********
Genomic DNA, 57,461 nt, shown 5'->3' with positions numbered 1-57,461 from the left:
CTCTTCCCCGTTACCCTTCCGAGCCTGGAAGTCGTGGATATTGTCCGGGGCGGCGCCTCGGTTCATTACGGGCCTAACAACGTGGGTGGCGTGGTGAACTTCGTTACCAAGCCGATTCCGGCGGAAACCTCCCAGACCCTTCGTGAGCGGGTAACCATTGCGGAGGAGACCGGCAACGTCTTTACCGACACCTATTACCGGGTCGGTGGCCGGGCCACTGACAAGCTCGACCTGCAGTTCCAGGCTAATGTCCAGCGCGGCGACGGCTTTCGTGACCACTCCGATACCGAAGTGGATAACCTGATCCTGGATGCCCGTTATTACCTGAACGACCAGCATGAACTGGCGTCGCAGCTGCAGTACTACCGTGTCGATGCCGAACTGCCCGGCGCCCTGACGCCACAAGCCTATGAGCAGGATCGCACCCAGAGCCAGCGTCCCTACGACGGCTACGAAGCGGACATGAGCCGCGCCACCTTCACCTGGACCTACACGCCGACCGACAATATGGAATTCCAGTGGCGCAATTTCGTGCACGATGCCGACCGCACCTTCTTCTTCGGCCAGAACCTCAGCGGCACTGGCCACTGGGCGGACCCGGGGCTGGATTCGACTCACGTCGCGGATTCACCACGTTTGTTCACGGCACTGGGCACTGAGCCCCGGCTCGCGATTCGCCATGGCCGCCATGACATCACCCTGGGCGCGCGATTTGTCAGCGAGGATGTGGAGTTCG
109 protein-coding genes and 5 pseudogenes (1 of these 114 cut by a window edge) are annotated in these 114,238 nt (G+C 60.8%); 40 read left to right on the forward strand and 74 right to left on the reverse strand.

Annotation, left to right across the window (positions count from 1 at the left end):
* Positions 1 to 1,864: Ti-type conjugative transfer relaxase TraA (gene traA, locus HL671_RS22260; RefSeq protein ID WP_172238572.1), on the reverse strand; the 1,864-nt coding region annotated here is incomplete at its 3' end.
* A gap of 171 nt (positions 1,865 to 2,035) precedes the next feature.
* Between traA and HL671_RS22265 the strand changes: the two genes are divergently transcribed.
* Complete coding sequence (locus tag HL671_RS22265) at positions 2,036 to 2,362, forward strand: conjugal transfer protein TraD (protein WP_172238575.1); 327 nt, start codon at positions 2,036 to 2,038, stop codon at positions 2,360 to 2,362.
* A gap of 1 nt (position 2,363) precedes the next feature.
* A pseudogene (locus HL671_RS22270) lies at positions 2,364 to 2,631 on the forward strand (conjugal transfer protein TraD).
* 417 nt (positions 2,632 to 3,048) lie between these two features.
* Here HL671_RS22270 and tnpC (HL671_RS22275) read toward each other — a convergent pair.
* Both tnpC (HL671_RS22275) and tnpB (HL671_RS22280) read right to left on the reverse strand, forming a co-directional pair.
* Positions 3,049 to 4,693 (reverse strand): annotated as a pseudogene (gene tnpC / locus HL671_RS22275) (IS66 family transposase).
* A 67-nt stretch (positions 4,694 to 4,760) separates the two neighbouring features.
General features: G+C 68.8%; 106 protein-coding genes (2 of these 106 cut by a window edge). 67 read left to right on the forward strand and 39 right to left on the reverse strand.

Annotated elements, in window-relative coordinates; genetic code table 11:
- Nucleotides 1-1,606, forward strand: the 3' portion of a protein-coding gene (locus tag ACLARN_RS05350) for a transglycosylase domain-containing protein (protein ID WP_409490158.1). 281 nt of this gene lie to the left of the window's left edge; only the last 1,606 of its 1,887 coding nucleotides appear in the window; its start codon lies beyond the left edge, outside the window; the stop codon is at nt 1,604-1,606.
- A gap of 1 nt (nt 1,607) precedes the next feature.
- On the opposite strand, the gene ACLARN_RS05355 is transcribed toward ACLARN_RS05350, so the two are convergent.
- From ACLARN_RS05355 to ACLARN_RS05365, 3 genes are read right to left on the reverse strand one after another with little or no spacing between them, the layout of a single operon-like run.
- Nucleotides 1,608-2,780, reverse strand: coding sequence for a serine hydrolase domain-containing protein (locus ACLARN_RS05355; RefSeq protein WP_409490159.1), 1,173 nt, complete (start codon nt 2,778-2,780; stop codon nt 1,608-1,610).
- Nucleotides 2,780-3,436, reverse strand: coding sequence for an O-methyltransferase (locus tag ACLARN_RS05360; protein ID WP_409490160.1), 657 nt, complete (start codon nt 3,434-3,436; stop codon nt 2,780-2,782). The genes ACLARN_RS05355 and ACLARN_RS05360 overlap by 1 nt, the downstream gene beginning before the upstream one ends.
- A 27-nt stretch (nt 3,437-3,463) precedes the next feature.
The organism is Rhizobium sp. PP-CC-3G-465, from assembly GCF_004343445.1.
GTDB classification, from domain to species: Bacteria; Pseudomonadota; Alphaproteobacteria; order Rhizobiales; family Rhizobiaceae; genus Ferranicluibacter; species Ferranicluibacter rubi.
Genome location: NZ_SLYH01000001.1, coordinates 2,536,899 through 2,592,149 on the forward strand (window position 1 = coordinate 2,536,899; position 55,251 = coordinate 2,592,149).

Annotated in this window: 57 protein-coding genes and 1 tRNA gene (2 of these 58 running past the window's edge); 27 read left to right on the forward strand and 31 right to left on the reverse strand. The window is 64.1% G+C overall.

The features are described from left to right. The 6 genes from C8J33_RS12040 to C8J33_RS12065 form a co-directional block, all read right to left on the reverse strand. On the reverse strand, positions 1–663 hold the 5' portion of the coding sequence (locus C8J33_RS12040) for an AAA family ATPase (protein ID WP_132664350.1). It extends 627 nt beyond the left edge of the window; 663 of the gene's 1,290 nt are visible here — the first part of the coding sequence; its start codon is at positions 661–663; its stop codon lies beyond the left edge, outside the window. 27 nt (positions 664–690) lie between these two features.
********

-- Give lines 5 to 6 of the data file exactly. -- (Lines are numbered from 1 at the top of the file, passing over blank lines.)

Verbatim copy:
* Positions 1 to 1,864: Ti-type conjugative transfer relaxase TraA (gene traA, locus HL671_RS22260; RefSeq protein ID WP_172238572.1), on the reverse strand; the 1,864-nt coding region annotated here is incomplete at its 3' end.
* A gap of 171 nt (positions 1,865 to 2,035) precedes the next feature.